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Gentle Modernist: The Art of Susan Watkins, 1875-1913

May 15, 2002 -- Spring 2003

 

IN 1946 NORFOLK banker Goldsborough Serpell bequeathed to the Museum an extraordinary gift of paintings, oil studies, academic drawings, and sketches by his wife, the artist Susan Watkins (1875-1913). Among the most important gifts made to the Museum prior to Walter P. Chrysler Jr.'s arrival in 1971, the Serpell bequest comprises 62 works of art by Watkins, as well as photographs, scrapbooks, and other memorabilia documenting her career. The donation constitutes a veritable life's work, a rich artistic archive through which the Chrysler can tell the fascinating story of Watkins' career. Her work took her from her native California to the Art Students League in New York City and then in 1896 to Paris, where, during the next 14 years, she established herself as an award-winning painter. Returning to New York in 1910, she was elected an associate member of the National Academy of Design, confirming her reputation as an American artist on the rise. Her health, however, had already begun to fail her, and in 1913, only a year after her marriage to Serpell and a move to Norfolk, Watkins died. She was 37 years old. (right: Susan Watkins Serpell (1875-1913), Lady in Yellow (Eleanor Reeves), ca. 1905, oil on canvas, Collection of Chrysler Museum of Art, 46.76.137. Photo: Scott Wolff)

Drawn exclusively from the Museum's Permanent Collection, Gentle Modernist traces Watkins' career from her student days in Paris to her triumphant return to America. In so doing, it sheds new light on the fundamental changes sweeping the art establishment in the decades around 1900, when gifted women artists such as Mary Cassatt, Cecilia Beaux, and Watkins herself could at last fulfill their promise and, in a discipline long dominated by men, forge distinguished careers as professional painters.

Following is wall text from the exhibition provided by the Museum:

At his death in 1946, Goldsborough Serpell of Norfolk bequeathed to the Museum an extraordinary gift of paintings, oil studies, academic drawings, and sketches by his wife, the artist Susan Watkins. Among the most important gifts made to the Museum prior to the arrival of Waiter P. Chrysler, Jr.'s collection in 1971, the Serpell bequest comprises 62 works of art by Watkins, as well as photographs, scrapbooks, and other memorabilia documenting her career. The donation, which serves as the source for this exhibition, constitutes a veritable life's work, a rich artistic archive through which the Chrysler can tell the fascinating story of Watkins' exceptional, and tragically brief, career.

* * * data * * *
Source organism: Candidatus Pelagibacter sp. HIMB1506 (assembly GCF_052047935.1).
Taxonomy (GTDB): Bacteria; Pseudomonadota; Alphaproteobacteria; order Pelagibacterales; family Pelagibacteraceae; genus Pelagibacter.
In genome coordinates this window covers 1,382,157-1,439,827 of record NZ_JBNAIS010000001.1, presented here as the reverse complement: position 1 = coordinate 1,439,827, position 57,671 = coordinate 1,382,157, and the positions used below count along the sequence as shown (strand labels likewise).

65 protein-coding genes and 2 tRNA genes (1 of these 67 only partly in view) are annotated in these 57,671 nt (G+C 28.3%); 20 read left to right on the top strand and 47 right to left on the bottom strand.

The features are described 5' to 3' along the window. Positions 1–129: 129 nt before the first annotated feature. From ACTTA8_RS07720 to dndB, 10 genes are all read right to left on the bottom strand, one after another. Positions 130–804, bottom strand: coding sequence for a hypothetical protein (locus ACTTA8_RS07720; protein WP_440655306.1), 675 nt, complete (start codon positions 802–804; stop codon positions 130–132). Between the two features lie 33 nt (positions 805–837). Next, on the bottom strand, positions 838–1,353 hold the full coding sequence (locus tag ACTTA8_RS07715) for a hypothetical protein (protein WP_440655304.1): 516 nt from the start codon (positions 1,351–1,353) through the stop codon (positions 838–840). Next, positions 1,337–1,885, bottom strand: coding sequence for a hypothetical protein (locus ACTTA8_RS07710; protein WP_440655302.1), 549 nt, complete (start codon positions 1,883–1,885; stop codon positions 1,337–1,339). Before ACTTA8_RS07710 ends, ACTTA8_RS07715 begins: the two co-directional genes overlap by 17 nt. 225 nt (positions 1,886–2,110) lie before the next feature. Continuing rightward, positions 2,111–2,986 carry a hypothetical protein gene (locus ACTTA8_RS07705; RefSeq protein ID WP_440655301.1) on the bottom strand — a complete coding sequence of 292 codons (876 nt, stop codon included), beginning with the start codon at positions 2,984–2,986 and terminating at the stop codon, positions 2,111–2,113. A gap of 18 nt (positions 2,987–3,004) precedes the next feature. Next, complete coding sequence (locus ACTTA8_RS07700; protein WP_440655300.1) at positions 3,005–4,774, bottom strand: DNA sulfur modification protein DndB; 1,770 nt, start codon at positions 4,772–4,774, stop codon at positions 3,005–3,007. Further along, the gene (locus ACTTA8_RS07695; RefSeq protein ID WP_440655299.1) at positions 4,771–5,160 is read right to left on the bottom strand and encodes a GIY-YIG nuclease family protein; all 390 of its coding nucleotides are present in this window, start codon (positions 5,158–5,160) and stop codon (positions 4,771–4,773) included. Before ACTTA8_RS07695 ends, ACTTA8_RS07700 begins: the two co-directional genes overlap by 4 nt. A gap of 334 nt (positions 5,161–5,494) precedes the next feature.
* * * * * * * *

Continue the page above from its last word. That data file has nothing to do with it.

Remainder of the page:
Born in California in 1875, Watkins began her artistic training at age 15 at the Art Students League in New York, where her father, James T. Watkins, had moved the family to work as an editorialist for the New York Sun. The League was then America's most prestigious art school, and Watkins, encouraged by her wealthy, well-connected parents, pursued her studies there for six years. In 1896, shortly after her father's death, Watkins and her mother, Susan Ella Owens Watkins, departed for Paris, the epicenter of the Western art world. Though Paris was home to the revolutionary art of the Impressionists and a host of other avant-garde aesthetic movements, Watkins chose to follow a more traditional path and continued her studies with the painter Raphael Collin, a conservative master who provided the young American with a solid grounding in the French academic style.
 
Her education completed, by 1899 Watkins had established herself as an independent artist in the French capital and submitted her first paintings to the Salon, the all-important exhibition of contemporary art held annually in Paris. One of those paintings was awarded an Honorable Mention. Over the next decade she exhibited regularly at the Salon and at major venues back in the United States, including the Art Institute of Chicago and the Corcoran Art Gallery in Washington, D.C., garnering a series of increasingly prestigious awards. By 1910, the year she left Paris and returned to New York, she had built an international reputation as a distinguished portraitist and gifted painter of landscapes and elegant genre scenes of upper-class life.
In America the accolades continued. In 1910 Watkins won the highly-coveted Julia A. Shaw Memorial Prize at the National Academy of Design in New York, and two years later she was made an associate member of the Academy, a clear endorsement of her achievement and her continued promise as a painter on the threshold of artistic maturity. Sadly, that promise remained unfulfilled. By 1912, Watkins had fallen ill, mostly likely from cancer. Her health failing, she married longtime suitor Goldsborough Serpell and moved with him to Norfolk. In June 1913, Susan Watkins died. She was 37 years old.
 
Though cut short, Watkins' career saw her confirmed as a master painter both in Europe and the United States, an exceptional accomplishment for any young artist. Her career also serves to illuminate the fundamental changes sweeping the art establishment in the decades around 1900, when gifted women artists such as Mary Cassatt, Cecilia Beaux, and Susan Watkins could at last fulfill their promise and, in a discipline long dominated by men, forge distinguished careers as professional painters.
 
NOTE: For a full accounting of Watkins' life and art, see Joyce Szabo's excellent article on Susan Watkins in the Woman's Art Journal, Fall 1999/Winter 2000, vol. 20, number 2.

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